UK, China explore new complementarities

By Zhao Minghao Source:Global Times Published: 2015-10-23 0:23:01

Illustration: Liu Rui/GT

Chinese President Xi Jinping's five-day state visit to the UK starting from Monday corresponds with the commencement of the second decade of the Sino-UK comprehensive strategic partnership. This is also the first-ever official visit to the UK by a Chinese head of state in 10 years.

The UK is the only destination on Xi's itinerary this time. Xi took a one-stop trip to Russia to attend the opening ceremony of the 2014 Winter Olympic Games in Sochi in February 2014 and to South Korea and Mongolia respectively in July and August. It is understandable that he made exclusive journeys to countries that are important neighbors of China. The diplomatic arrangement of this UK trip oceans away illustrates the significance of Beijing's construction of a global partnership network.

The UK is a core member state of the developed Western club and the EU as well as an ally boasting a "special relationship" with the US. Though its splendor as the empire on which the sun never sets has faded away, it remains an important player on the international political stage with its prominent economic, trading, technological, financial and innovation power and booming cultural influence. In addition, it continues to play a unique role in international affairs via the Commonwealth of Nations composed of more than 50 members.

The British government is seeking to get closer to the rising country in recent years. After being re-elected as UK prime minister in May, David Cameron expressed his expectation to forge a "golden era" in the two nations' relations within the next five years.

Though China has been experiencing a slowdown in economic growth over the past few years, the UK remains sanguine about its development prospects and suggests it seize the opportunities during China's economic transformation process.

According to Martin Jacques, a senior research fellow from Cambridge University, the West should refrain from developing a bearish view of China because the economic slowdown is triggered by a "deeper structural shift," and China has actually witnessed an increasing share of services in its GDP and "employment has remained buoyant." While some Western countries are preoccupied with Beijing's dropping GDP growth, the more seasoned British see a much larger picture.

Intensifying ties with the UK is of great significance to accelerating China's diplomatic transition.

First, it helps Beijing pursue new ways to establish win-win cooperation with developed nations. The Cameron administration has introduced a massive plan to revitalize the north of England, which, he hopes, can get investment from China.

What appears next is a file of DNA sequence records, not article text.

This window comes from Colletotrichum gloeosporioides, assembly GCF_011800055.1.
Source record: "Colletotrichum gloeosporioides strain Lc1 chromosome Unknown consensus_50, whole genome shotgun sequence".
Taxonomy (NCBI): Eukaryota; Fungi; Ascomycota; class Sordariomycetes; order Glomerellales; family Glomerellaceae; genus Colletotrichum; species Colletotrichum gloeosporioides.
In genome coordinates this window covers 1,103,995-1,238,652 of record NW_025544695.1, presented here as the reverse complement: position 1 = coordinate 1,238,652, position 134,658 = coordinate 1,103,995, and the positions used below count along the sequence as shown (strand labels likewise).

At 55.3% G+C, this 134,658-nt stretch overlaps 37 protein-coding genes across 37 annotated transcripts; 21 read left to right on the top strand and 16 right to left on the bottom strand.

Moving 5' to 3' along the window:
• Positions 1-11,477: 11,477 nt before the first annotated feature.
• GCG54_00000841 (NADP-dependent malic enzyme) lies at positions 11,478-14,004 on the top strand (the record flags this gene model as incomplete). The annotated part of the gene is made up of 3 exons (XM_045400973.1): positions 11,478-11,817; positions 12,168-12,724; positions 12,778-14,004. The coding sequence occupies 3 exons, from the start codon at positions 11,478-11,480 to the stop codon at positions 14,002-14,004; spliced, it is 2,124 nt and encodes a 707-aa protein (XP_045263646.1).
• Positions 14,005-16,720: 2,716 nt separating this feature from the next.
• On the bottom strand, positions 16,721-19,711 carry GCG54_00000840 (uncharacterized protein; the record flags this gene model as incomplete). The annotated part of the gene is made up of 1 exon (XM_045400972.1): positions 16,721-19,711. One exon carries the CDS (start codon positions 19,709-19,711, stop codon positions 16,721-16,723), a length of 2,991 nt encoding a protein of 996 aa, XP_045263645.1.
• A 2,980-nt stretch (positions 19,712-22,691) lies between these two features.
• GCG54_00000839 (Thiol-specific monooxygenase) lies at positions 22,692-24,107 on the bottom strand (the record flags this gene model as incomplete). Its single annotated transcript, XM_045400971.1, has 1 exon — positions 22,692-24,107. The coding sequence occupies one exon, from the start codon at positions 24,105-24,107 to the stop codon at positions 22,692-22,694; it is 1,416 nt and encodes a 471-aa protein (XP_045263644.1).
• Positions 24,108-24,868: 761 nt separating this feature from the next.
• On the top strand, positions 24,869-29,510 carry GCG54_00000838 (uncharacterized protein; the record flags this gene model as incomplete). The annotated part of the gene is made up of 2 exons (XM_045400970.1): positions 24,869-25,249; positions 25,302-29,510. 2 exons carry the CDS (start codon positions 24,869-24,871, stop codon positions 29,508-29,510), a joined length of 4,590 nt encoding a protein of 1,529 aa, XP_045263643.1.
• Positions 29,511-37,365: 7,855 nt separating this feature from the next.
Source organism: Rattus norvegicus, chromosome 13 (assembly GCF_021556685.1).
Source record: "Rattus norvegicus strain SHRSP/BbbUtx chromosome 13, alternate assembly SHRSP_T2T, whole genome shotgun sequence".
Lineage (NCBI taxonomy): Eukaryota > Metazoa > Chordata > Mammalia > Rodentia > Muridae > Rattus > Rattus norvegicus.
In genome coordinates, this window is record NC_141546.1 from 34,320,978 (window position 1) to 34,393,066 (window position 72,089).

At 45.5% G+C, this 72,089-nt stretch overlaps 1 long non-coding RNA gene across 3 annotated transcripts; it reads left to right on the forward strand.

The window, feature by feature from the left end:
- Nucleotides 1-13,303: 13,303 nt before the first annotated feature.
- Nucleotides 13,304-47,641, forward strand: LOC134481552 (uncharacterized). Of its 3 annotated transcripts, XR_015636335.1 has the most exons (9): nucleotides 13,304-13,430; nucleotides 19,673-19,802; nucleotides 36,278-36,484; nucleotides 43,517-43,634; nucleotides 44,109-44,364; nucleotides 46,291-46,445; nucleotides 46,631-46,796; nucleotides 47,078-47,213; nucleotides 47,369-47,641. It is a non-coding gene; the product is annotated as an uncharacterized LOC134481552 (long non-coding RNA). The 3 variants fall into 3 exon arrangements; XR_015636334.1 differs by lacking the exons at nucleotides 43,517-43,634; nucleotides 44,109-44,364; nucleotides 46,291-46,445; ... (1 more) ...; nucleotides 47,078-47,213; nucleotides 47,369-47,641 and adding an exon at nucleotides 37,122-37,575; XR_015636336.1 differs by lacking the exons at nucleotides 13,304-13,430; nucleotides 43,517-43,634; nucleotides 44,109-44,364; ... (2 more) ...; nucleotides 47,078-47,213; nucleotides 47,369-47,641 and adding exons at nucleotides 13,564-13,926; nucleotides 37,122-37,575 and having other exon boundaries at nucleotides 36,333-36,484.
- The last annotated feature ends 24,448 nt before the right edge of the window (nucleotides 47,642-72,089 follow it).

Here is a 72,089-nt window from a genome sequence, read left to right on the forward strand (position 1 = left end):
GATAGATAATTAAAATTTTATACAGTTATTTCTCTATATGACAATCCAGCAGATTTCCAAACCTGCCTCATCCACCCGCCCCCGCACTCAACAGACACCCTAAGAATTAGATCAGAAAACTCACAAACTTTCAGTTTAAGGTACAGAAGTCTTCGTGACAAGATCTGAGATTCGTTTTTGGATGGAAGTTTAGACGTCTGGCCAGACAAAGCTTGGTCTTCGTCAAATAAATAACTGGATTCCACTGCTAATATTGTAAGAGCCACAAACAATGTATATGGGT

Chinese corporations' participation in the UK's programs of high-speed rail and nuclear power plants has a far-reaching influence beyond the economic sphere, demonstrating that China and developed countries can explore fresh complementarities in their economic growth. Besides, the two sides will join hands to expand cooperation in a third country. 

Internationalization of the yuan has brought about a critical opportunity for the development of Sino-UK ties. Though the UK lost global hegemony after WWII and was later replaced by the US, it still holds a crucial position in the international financial system. Now the country is urgently seeking to promote London as an offshore yuan trading center so as to strengthen its status as a global financial center.

In April, the UK was among the first to become a founding member of the Asian Infrastructure Investment Bank and spurred other European countries including Germany and France to join the China-led mechanism regardless of Washington's repeated objections. This has greatly encouraged China to set up a new type of  international financial institution.

Deepening cooperation between China and the UK in international affairs conforms to their long-term interests. As a permanent member state of the UN Security Council, the UK is not only a direct participant in tackling plenty of international hotspot issues, but also an important player in various fields such as international development aid, trading rule-making, counter-terrorism and climate change.

In recent years, China and the UK have also scaled up policy coordination in handling the Iran nuclear issue and facilitated the accomplishment of the agreement, which is definitely inspiring. Meanwhile, London is also boasting an increasingly essential role in propelling China-Europe ties.

In line with China's WTO accession agreement, it will gain the market economy status by the end of 2016, which is of enormous importance to helping Chinese firms avoid improper anti-dumping investigations and other discriminative treatment by the West. Nonetheless, many Americans and Europeans are reluctant to give China a green light.

The UK can help dampen this kind of trade protectionism and push ahead with a healthy Sino-European trading relationship.

China will host the G20 summit next year, so it is imperative to exchange ideas with the UK on restructuring and macroeconomic policy coordination.

Cementing multi-faceted ties with China and taking a free ride on its unprecedented development has found a wide consensus among British public opinion. Regaining its great power clout by strengthening ties with Beijing is a smart move by London. At the same time, the UK can serve as a lynchpin in China's foreign policy.

With Xi's historic trip, it is high time that the two nations develop a "special relationship."

The author is a research fellow at the Charhar Institute and an adjunct fellow at the Chongyang Institute for Financial Studies at Renmin University of China.

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